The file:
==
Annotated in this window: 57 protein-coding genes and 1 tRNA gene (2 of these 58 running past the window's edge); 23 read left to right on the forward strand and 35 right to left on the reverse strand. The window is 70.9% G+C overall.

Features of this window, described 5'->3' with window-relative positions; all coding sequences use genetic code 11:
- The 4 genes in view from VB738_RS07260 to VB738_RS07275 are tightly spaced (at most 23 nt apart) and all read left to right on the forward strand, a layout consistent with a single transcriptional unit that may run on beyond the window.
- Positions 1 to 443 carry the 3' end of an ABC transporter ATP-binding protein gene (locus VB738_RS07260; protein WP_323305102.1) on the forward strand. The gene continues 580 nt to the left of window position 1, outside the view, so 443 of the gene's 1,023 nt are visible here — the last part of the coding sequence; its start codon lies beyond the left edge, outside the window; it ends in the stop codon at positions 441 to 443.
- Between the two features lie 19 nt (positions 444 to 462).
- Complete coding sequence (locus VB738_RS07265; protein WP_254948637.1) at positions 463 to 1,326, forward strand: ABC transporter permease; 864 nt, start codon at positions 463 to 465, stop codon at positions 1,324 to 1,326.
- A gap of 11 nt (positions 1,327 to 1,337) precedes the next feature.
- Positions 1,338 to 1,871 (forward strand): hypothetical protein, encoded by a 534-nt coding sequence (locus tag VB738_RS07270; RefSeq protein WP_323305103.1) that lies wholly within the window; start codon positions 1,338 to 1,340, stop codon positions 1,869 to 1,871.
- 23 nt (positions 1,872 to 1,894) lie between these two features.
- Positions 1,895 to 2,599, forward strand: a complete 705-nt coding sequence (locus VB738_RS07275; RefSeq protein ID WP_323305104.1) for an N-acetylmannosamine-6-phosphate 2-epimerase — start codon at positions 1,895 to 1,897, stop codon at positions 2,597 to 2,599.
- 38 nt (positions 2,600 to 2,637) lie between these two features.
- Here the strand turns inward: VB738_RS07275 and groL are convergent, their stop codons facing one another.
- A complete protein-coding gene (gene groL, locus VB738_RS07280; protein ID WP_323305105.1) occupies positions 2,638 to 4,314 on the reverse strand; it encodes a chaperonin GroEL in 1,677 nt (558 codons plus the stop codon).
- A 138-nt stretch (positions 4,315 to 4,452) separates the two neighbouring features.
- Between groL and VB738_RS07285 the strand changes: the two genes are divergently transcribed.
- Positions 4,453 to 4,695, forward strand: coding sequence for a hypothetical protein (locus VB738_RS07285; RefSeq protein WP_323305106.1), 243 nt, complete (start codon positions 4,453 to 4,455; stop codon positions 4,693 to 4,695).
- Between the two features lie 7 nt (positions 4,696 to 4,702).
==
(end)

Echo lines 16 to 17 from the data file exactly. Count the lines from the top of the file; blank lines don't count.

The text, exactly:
- Positions 4,453 to 4,695, forward strand: coding sequence for a hypothetical protein (locus VB738_RS07285; RefSeq protein WP_323305106.1), 243 nt, complete (start codon positions 4,453 to 4,455; stop codon positions 4,693 to 4,695).
- Between the two features lie 7 nt (positions 4,696 to 4,702).